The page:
We’ve all heard of the cloud; the place where our treasured data magically disappear to, only to reappear whenever we need them, without clogging up space on our devices. We only pay for what we use, and if we need more, we can just pay a little extra. For large organisations though, cloud hosting is much more complicated, costly, and risky.
Having seen the flexibility and simplicity of public cloud, and migrated much of their estate to the public cloud, many organisations are looking at strategies to withdraw – at least in part – to reduce the rampant cost growth that has ensued.
Selecting a cloud provider also means putting your faith and the operations of your organisation into the hands of another company; you are totally dependent on their performance.
If you have chosen to use 100% public cloud, it’s wise to consider splitting your suppliers between "business as usual" and "disaster recovery" - just in case the disaster is your primary cloud provider failing.
Larger organisations typically have sections of a data centre (or even their own data centres), containing their own servers, which are then clustered to form a private cloud. While this has many benefits of cloud computing, and can offer cost savings, it lacks the on-demand scalability of the public cloud.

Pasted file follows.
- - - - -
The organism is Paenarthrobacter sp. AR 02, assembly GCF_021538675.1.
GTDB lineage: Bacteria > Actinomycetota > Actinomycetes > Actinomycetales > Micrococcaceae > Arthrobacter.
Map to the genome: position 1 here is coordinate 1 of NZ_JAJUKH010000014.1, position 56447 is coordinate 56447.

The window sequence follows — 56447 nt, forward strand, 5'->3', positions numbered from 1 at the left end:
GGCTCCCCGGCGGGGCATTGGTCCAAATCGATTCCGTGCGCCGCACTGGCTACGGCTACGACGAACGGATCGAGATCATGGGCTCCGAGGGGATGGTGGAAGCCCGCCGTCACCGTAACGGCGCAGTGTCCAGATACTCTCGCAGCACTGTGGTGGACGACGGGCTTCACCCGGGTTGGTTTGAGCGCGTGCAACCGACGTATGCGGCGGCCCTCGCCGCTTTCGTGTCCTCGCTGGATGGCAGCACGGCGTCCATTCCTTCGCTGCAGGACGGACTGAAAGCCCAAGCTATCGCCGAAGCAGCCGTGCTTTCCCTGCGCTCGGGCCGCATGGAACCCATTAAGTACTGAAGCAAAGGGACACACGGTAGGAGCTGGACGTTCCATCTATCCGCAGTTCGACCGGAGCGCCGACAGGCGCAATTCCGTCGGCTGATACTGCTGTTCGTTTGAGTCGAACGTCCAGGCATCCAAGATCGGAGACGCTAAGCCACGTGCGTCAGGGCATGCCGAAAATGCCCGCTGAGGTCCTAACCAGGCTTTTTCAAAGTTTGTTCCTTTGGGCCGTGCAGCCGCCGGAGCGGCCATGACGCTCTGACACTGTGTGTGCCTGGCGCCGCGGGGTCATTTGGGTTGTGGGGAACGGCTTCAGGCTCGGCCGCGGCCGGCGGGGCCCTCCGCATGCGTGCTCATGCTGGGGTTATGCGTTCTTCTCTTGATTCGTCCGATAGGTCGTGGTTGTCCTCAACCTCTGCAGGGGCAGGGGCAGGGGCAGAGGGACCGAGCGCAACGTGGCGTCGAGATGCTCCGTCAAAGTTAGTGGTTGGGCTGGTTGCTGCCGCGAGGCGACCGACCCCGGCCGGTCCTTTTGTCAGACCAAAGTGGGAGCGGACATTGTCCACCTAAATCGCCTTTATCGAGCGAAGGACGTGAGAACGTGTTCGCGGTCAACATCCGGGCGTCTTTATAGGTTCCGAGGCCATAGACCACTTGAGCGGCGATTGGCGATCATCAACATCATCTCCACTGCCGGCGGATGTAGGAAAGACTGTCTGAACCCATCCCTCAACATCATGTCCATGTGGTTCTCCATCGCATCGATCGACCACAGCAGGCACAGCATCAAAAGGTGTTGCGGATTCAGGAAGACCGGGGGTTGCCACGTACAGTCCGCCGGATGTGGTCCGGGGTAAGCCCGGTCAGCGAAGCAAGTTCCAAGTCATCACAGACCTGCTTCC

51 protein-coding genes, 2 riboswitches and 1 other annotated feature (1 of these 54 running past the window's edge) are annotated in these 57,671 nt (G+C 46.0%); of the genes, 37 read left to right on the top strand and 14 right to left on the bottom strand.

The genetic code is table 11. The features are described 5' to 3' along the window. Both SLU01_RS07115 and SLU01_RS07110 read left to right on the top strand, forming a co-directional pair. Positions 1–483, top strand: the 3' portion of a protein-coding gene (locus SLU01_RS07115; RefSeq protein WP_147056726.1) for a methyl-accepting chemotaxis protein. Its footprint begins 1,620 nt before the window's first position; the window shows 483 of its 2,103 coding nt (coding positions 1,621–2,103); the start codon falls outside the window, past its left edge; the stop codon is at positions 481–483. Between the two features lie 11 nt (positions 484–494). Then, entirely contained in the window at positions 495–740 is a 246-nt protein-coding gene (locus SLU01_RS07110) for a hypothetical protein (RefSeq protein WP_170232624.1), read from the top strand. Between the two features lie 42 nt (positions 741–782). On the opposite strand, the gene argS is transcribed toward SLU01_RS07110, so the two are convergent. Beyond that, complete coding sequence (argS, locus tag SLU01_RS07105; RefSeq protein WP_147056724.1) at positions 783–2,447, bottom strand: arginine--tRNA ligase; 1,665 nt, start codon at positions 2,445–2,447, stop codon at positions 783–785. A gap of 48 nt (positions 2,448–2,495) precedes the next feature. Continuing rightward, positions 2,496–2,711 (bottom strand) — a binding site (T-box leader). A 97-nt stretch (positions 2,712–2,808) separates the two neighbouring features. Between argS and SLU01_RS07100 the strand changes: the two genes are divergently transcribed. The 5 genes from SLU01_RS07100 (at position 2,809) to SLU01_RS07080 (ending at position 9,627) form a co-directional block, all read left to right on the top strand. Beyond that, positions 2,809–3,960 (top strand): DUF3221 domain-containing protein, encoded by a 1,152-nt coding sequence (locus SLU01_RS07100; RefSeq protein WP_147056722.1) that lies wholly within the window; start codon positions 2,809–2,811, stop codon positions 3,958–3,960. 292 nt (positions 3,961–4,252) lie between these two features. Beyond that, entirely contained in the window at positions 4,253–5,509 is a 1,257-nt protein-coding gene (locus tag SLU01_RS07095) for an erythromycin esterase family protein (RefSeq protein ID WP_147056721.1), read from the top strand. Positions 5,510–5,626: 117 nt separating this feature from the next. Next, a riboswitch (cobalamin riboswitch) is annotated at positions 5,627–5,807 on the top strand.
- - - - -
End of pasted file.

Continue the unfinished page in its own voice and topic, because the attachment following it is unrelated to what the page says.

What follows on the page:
The organisation must predict its peak usage, then purchase and manage hardware with sufficient headroom to handle large spikes in demand. This is where the organisation loses out, and becomes shackled to the old commercial model of hosting; it is paying for over-specified resources that are generally under-utilised, and this is where hybrid cloud comes in.
Hybrid cloud uses software to ‘orchestrate’ data usage, so that when the private cloud reaches capacity, it can overflow into the public cloud. The orchestration software deliberately fragments the data pushed into the public cloud, preventing any of the data being useful to a malicious third party.
Using a hybrid approach means that even if your chosen cloud provider lets you down, core business functions remain operational. So, with hybrid cloud the organisation benefits from optimised cost efficiency, greater control, and improved information security.
By means of conclusion, public cloud is a bit like a hotel; it’s convenient and easy, luxurious even, but expensive compared to a mortgage. To get the best from the cloud, organisations need to consider how they can utilise the public cloud as a fail-over, until they’ve extended their physical capacity to keep up with demand. This approach will see a leaner cost base, without compromise on performance.
Some of the larger hardware providers are starting to offer customers over-specified hardware that can accommodate spikes in demand, yet this head room is only paid for when it is used. It remains to be seen how this compares to hybrid cloud however; there is no such thing as a free breakfast.
How can we help?
Our team has experience of migrating large and complex systems into the cloud, so please speak to us if you have questions, and see our other 2018 tech trend picks below.
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